Anonymous and no questions asked: Utah taking back unused, expired drugs as part of national effort

ST. GEORGE — National Prescription Drug Take-Back Day returns Saturday in Washington and Iron counties, providing a safe and anonymous way for people to dispose of unused and outdated medication.

Washington County participates in National Drug Take-Back Day, St. George, Utah, Sept. 27, 2014 | File photo by Brett Barrett, St. George News

Held in April and October each year, the Take-Back Day is meant to educate the public on the proper ways to dispose of old medications while also helping get rid of drugs that could potentially be abused or stolen.

In St. George, local law enforcement officers will gather in the Smith’s Supermarket parking lot on Bluff Street from 10 a.m. to 2 p.m. Saturday to collect the old medications with no questions asked. In Cedar City, an event will also be held at Smith’s at 633 S. Main St. during the same time.

According to the U.S. Drug Enforcement Administration, which created the national take-back day, nearly 10 million Americans misused prescription drugs in 2018. The DEA also states that the majority of abused prescription medications come from a family or friend’s medicine cabinet.

“One of the issues society is dealing with is that a lot of our homes – in our medicine cabinets – we end up with a lot of outdated medication,” Washington County Sheriff Cory Pulsipher said during a Washington County Commission meeting earlier this month. “Part of the issue is people wonder what to do with them (the medications).”

Washington County Sheriff Cory Pulsipher (right) addressing the Washington County Commission, St. George, Utah, Oct. 15, 2016 | Photo by Mori Kessler. St. George News

Last April, according to the Office on National Drug Control Policy, the public turned in 469 tons (937,443 pounds) of prescription drugs at more than 6,258 sites operated by the DEA and its 4,969 state, local and tribal partners.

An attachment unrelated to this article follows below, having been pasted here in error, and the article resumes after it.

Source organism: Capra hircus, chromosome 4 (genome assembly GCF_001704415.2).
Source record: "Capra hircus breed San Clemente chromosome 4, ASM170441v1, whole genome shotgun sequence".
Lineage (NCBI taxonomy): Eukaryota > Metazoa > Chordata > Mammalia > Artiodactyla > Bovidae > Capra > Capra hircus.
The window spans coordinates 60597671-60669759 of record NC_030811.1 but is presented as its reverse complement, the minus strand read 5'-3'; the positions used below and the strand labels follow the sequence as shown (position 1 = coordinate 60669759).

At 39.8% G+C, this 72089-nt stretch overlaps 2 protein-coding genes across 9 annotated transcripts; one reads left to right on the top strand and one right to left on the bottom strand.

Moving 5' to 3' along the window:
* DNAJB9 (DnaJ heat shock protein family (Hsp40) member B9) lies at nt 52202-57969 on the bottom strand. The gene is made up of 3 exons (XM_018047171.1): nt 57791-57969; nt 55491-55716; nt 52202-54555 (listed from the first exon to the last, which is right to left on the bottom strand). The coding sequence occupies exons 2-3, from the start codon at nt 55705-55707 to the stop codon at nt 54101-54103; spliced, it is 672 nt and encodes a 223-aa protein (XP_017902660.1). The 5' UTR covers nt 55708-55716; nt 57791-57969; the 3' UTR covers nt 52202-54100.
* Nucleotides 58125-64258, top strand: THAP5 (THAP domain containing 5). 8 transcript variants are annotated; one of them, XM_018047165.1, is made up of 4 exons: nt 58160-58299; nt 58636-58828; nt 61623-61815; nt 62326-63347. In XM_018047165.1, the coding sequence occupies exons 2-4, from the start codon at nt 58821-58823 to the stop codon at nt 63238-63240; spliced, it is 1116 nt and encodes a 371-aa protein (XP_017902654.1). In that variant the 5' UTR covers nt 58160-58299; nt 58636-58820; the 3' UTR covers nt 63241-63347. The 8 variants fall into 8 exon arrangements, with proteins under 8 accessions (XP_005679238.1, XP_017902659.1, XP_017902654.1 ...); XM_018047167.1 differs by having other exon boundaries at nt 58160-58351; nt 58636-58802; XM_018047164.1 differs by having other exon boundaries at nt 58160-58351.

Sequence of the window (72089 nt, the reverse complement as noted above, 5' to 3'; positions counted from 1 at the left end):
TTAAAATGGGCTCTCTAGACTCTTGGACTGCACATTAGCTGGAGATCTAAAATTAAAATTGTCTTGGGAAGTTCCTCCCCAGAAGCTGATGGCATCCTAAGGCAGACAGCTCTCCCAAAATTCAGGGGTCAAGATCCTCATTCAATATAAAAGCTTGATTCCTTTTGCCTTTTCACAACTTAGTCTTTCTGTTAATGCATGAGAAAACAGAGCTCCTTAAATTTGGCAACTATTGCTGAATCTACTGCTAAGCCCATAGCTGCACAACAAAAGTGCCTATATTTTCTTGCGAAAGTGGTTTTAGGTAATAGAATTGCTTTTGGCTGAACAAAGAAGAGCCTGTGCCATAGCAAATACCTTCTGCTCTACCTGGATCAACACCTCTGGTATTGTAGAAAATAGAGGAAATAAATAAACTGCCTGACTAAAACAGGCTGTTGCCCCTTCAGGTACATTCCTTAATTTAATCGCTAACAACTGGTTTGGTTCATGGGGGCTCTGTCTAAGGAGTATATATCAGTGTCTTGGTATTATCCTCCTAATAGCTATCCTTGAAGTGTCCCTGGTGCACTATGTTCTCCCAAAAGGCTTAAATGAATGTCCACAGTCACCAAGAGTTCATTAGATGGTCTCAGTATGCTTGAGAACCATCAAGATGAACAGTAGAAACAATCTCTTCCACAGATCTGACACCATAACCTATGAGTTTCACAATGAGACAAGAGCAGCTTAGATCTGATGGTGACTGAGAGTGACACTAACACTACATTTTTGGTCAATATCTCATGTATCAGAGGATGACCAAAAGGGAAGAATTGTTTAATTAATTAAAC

The Washington County Commission passed a resolution Oct. 15 recognizing Take-Back Day while highlighting the need to properly dispose of the old and unused drugs, which officials say should neither be simply thrown away or flushed down the toilet.

There are four critically important medication safety principles:

  • Only use prescription medications as directed by a health professional.
  • Never share your prescription medications with others or use someone else’s prescription medications.
  • Always store your medications securely to prevent others from taking them, and properly dispose of medications that you no longer need. If no disposal instructions are given on the drug label and no take-back program is available in your area, take them out of their original containers and mix them with an undesirable substance such as used coffee grounds or kitty litter to make the medication less appealing and unrecognizable, then put them in a sealable bag, empty can or other container to prevent the medication from leaking or breaking out of a garbage bag.
  • Be a good example to those around you by modeling these safe medication-taking practices and discussing the dangers of misusing prescription drugs with your family, friends, colleagues, students or patients.

In addition to Saturday’s event, drop boxes for old and unused medications are available at area law enforcement agencies, like the Sheriff’s Office and St. George Police Department, and some local pharmacies year-round in both Washington and Iron counties, including the following:

  • Watson Dixie Pharmacy, St. George.
  • Fusion Pharmacy, Santa Clara.
  • Stapley Pharmacy in St. George and Enterprise.
  • St. George, Hurricane and Washington City police departments.
  • Washington County Sheriff’s Office.
  • Dixie State University Police.
  • Township Pharmacy, Cedar City.
  • Parowan Pharmacy, Parowan.
  • Cedar City Police Department.
  • Iron County Sheriffs Department.

Other collection sites in Utah can be found through

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